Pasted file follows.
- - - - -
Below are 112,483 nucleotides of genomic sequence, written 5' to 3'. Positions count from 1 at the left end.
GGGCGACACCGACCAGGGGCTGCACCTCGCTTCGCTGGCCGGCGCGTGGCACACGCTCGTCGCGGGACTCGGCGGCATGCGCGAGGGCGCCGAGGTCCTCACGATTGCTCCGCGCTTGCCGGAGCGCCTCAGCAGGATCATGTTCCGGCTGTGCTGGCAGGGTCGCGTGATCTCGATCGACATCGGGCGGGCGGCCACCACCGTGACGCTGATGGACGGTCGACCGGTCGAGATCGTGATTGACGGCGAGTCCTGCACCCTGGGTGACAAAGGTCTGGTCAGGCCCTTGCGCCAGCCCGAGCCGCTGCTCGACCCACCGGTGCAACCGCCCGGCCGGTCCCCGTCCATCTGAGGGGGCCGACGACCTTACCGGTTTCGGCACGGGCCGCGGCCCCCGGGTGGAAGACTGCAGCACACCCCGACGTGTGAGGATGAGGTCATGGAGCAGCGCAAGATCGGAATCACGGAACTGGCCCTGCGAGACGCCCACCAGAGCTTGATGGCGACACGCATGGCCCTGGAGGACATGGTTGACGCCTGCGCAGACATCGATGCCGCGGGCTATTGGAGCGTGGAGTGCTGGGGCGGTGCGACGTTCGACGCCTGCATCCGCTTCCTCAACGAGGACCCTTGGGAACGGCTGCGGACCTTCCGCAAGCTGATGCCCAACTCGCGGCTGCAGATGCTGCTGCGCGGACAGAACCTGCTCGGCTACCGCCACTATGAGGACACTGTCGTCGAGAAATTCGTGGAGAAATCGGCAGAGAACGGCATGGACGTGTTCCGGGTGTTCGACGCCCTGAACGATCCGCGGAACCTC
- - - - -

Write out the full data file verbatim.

Below are 112,483 nucleotides of genomic sequence, written 5' to 3'. Positions count from 1 at the left end.
GGGCGACACCGACCAGGGGCTGCACCTCGCTTCGCTGGCCGGCGCGTGGCACACGCTCGTCGCGGGACTCGGCGGCATGCGCGAGGGCGCCGAGGTCCTCACGATTGCTCCGCGCTTGCCGGAGCGCCTCAGCAGGATCATGTTCCGGCTGTGCTGGCAGGGTCGCGTGATCTCGATCGACATCGGGCGGGCGGCCACCACCGTGACGCTGATGGACGGTCGACCGGTCGAGATCGTGATTGACGGCGAGTCCTGCACCCTGGGTGACAAAGGTCTGGTCAGGCCCTTGCGCCAGCCCGAGCCGCTGCTCGACCCACCGGTGCAACCGCCCGGCCGGTCCCCGTCCATCTGAGGGGGCCGACGACCTTACCGGTTTCGGCACGGGCCGCGGCCCCCGGGTGGAAGACTGCAGCACACCCCGACGTGTGAGGATGAGGTCATGGAGCAGCGCAAGATCGGAATCACGGAACTGGCCCTGCGAGACGCCCACCAGAGCTTGATGGCGACACGCATGGCCCTGGAGGACATGGTTGACGCCTGCGCAGACATCGATGCCGCGGGCTATTGGAGCGTGGAGTGCTGGGGCGGTGCGACGTTCGACGCCTGCATCCGCTTCCTCAACGAGGACCCTTGGGAACGGCTGCGGACCTTCCGCAAGCTGATGCCCAACTCGCGGCTGCAGATGCTGCTGCGCGGACAGAACCTGCTCGGCTACCGCCACTATGAGGACACTGTCGTCGAGAAATTCGTGGAGAAATCGGCAGAGAACGGCATGGACGTGTTCCGGGTGTTCGACGCCCTGAACGATCCGCGGAACCTC